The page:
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Different is Good


3/1/2004
By Brian Cruickshank

Hyper differentiation is the key to surviving in the increasingly crowded world of auto parts distribution.
 

 What are you?

At first blush, that may seem like a silly question. The answer, of course, is a 'parts store.' That's what you are. That's what you do.

But is that the real answer? If you say you're a parts store, how does that make you any different from the thousands of locations nationwide that sell automotive products? Are you a retailer? A wholesaler? A retailer-wholesaler? Even those categories are not specific enough. You need to set yourself apart. Your business needs to differentiate itself.

That point was underscored by Northwood University professors in their Excess Inventory Study. According to the study, the market's level of differentiation is "abysmal." The study's authors wrote, "Only those firms that can achieve operational effectiveness and differentiate themselves from their competitors will survive and achieve satisfactory performance." You can read all about the Northwood University Excess Inventory Study at www.counterman.com.

A brand is a brand, whether it's an auto parts store or a spark plug. Differentiation among the brands on your shelf is just as important as those things that make your business stand out from the guy down the street. You make brand recommendations on a daily basis, and those recommendations are based on the differences from one product to the next. Your customers make similar judgments. What makes your store stand out?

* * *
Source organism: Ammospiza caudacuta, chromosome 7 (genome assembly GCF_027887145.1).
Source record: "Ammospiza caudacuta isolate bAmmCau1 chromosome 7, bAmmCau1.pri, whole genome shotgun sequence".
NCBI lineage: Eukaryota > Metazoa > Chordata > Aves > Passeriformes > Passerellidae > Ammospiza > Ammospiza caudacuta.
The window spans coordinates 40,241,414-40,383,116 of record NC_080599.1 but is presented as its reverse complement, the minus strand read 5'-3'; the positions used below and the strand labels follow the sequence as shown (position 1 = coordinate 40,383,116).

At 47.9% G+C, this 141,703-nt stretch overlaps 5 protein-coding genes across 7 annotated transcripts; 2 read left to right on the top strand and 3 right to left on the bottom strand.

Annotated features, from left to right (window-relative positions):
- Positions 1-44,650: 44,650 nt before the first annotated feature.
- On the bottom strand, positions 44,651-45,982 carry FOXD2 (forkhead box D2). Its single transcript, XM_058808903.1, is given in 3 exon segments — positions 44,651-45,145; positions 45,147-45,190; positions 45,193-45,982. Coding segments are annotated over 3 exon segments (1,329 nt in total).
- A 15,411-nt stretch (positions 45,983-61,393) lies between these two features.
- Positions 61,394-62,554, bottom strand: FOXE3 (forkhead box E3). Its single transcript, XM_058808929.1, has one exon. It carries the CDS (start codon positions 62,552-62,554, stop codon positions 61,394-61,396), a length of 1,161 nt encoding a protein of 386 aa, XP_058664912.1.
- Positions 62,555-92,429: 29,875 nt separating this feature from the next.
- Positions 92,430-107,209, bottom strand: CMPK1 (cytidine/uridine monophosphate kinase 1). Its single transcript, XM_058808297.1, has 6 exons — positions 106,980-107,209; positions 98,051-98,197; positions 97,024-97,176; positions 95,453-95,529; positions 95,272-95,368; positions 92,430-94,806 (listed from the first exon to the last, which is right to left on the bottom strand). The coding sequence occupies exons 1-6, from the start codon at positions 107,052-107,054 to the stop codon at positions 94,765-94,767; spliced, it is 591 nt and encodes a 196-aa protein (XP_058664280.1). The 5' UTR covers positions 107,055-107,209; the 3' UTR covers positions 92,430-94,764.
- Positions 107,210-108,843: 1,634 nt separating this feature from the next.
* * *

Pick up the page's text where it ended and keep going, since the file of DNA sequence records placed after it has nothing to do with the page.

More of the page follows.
It wasn't until I sat in on the recent University of the Aftermarket Executive Roundtable that I saw how the idea of "hyper differentiation" can be applied to an auto parts business. There were two distributors on the panel - Tim Lee from Certified Warehouse/Lee Auto Parts and Doug Washbish from Moog Louisville Warehouse. How do they set themselves apart from their competitors? According to Lee, he does not merely operate a parts store. He is in the 'hard-to-find-parts business.' That's what differentiates his business from his competition. Conversely, Moog Louisville is not in the 'hard-to-find parts business.' To Washbish, they are in the 'emergency parts delivery business.' Need a part right now - and what professional technician doesn't? Call a Moog Louisville Bumper to Bumper store. Need a hard-to-find part - and what professional garage doesn't? Call Lee Auto Parts.

In an age of SKU proliferation, it's tough, if not downright impossible, to be all things to all people. Even your technician customers are becoming more specialized. They may claim to be an all-makes, all-models repair shop, but I suspect that if you took a look at their ROs and equipment investments, you'd see that they are slowly migrating to some sort of specialty. The quicker those businesses identify their niche and market to it, the faster they will differentiate themselves from the competition. That's a very good thing in an increasingly homogenous world.

What are you? The answer to that question will determine how you address the market. But more importantly, it will determine how the market addresses you, allowing your customers to see you for what you are - different.













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